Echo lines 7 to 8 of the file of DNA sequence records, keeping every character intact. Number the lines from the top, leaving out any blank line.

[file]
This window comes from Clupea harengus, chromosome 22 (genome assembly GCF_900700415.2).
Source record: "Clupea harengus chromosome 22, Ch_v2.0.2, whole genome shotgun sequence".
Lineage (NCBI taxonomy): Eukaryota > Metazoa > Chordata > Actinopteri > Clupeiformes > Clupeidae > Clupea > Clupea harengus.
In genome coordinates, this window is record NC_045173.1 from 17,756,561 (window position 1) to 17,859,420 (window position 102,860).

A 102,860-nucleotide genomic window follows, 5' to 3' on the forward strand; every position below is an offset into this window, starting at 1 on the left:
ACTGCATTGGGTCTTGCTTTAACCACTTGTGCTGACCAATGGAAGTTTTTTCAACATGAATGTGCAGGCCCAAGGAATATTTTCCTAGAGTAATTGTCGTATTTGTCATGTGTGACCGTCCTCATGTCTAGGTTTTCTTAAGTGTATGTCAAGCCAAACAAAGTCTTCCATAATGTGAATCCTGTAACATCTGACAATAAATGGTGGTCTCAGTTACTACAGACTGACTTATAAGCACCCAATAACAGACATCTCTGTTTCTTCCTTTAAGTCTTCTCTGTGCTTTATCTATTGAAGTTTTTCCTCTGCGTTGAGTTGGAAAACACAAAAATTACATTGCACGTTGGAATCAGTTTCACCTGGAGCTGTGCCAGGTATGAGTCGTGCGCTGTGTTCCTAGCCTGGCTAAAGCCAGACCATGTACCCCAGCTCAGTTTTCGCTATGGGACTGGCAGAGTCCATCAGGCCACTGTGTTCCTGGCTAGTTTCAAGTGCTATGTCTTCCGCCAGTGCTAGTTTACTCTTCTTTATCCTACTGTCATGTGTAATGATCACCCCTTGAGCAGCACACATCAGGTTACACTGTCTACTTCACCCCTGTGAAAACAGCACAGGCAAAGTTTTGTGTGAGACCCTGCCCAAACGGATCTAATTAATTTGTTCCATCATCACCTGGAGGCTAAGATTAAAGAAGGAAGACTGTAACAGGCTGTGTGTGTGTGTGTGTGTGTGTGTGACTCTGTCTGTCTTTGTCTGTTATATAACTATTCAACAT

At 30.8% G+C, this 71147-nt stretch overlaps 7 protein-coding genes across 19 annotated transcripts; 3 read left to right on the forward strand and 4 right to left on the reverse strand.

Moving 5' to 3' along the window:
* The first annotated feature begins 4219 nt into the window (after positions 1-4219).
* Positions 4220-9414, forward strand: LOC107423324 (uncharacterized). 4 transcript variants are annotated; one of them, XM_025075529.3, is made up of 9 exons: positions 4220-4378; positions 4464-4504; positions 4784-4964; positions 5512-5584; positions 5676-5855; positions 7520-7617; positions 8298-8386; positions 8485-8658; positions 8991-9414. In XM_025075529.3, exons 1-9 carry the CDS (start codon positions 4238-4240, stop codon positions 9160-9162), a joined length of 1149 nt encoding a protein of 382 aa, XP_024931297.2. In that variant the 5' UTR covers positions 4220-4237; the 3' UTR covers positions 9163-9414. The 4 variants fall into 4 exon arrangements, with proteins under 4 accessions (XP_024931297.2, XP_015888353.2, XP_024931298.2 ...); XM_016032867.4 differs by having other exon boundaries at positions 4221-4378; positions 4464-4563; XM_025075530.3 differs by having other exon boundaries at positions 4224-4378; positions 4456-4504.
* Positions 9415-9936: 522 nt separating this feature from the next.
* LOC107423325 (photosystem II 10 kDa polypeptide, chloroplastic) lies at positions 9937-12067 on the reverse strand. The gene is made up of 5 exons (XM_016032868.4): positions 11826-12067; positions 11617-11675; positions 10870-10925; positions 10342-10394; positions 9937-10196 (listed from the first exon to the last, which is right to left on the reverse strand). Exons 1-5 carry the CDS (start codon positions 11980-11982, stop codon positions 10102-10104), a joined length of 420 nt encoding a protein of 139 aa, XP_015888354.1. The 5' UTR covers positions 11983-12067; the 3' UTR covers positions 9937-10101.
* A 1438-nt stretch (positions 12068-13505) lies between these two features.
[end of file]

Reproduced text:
At 30.8% G+C, this 71147-nt stretch overlaps 7 protein-coding genes across 19 annotated transcripts; 3 read left to right on the forward strand and 4 right to left on the reverse strand.

Moving 5' to 3' along the window: